Millennials are not owned by credit cards

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Data from the Federal Reserve indicates that the percentage of Americans under 35 who hold credit card debt has fallen to its lowest level since 1989, when the Fed began collecting data in a standardized way…

Some older Americans have also been shedding credit card debt since the financial crisis that began in 2008. But for no other age group has the decline in the proportion holding credit card debt been more rapid than it has been for young Americans…the data from the Survey of Consumer Finances shows.

Their reluctance could have lasting repercussions for millennials, as well as for the financial system and the economy. Early use of credit cards has, in the past, helped young Americans develop a comfort level with credit that can last a lifetime and lead to a succession of big purchases financed by debt. Without a substantial credit history, it is much harder to take out a home mortgage, for example…

The resurgence of overall credit card use in the United States over the last year or two has been driven largely by subprime borrowers, according to the Federal Reserve…

But it is clear to economists who study payment patterns that millennials are gravitating toward payment methods that skirt both cash and credit. Why carry cash when you can whip out a debit card for the smallest transaction — a sandwich or a bottle of soda — or use an app like Venmo or an online payment service like PayPal? All of those typically draw funds directly from a bank account…

Recent data has also suggested that millennials are using credit cards less than people of a similar age did in the past — and that they are taking on fewer auto loans and mortgage loans than people of similar age did before the financial crisis.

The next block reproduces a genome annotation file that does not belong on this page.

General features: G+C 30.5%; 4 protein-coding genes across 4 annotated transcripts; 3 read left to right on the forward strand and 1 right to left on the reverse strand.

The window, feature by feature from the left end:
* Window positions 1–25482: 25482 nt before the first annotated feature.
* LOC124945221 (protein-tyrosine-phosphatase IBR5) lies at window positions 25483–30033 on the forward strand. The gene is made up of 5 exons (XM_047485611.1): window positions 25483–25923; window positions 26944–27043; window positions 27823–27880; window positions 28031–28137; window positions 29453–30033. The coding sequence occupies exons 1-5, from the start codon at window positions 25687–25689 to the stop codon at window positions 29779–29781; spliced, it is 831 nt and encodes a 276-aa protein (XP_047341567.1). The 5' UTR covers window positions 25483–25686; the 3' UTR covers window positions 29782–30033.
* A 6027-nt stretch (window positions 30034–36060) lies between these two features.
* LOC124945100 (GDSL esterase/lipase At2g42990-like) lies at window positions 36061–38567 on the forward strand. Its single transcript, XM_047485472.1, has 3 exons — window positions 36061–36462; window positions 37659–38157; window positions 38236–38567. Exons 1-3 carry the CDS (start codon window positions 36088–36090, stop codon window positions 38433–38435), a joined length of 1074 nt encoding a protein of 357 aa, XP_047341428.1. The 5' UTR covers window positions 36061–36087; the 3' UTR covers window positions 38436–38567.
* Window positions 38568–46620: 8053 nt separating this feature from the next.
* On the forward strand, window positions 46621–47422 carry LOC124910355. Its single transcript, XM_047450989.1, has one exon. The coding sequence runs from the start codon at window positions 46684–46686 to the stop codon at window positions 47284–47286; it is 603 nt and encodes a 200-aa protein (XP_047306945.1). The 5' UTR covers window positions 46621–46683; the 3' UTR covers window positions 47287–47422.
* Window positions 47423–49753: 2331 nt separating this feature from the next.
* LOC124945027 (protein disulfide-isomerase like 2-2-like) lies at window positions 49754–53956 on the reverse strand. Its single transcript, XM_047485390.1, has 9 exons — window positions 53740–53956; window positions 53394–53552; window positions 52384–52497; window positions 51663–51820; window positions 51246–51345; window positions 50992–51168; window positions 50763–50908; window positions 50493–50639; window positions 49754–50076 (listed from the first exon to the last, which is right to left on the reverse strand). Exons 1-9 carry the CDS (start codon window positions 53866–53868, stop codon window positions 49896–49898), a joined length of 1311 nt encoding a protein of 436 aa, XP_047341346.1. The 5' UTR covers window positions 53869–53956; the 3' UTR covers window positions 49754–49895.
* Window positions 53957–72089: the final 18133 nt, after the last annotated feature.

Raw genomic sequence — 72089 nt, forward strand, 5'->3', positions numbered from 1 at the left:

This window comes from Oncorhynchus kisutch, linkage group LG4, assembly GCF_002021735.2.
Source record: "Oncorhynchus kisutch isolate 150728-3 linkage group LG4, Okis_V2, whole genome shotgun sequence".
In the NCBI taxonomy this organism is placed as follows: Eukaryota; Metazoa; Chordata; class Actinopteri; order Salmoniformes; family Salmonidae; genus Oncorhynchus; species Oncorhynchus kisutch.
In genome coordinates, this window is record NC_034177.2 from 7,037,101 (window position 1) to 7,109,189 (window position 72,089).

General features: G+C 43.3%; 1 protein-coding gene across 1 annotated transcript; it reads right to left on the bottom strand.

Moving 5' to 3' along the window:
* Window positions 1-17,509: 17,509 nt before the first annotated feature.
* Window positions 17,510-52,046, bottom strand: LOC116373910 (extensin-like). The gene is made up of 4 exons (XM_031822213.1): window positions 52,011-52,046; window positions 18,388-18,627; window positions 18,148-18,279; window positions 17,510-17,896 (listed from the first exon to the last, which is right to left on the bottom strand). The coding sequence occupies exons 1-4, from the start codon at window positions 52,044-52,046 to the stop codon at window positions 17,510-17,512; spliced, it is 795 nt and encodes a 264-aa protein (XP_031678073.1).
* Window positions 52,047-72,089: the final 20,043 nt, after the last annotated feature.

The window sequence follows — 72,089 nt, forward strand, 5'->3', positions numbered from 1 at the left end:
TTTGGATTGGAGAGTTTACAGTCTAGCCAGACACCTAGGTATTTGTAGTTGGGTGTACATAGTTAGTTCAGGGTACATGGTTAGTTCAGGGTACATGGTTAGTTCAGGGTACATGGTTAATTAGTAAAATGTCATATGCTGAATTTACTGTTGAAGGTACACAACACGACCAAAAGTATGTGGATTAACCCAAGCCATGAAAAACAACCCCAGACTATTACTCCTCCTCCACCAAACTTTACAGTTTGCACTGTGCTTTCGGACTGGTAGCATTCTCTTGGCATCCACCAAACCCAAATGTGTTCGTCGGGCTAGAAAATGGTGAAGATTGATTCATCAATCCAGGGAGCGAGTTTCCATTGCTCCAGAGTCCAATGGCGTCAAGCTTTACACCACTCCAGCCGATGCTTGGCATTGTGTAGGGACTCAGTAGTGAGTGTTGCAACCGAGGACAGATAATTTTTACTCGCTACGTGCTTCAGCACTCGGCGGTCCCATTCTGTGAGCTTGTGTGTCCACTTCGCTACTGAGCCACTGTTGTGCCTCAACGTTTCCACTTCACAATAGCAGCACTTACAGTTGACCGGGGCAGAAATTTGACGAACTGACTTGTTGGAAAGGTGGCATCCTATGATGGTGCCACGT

Many young people carry burdensome loads of student debt, making it hard for them to take on any more debt — and giving them a sour taste in their mouths when it comes to credit of any sort. The average American under 35 now has $17,200 of student debt, 182 percent more than Americans of the same age had in 1995…

Then there are the young professionals who are able to get a card, but have seen the strain that debt put on their families and friends during the financial crisis.

There just may be another quality involved. I have no study at hand to prove it – but, I’m beginning to believe in what I call the George Carlin effect. That is, lots of young people already feel they have enough “stuff” without owning a car or a house.

Guess I’ll have to suggest the question to someone reliable – like the Pew Foundation. Maybe they’re already asking the question?

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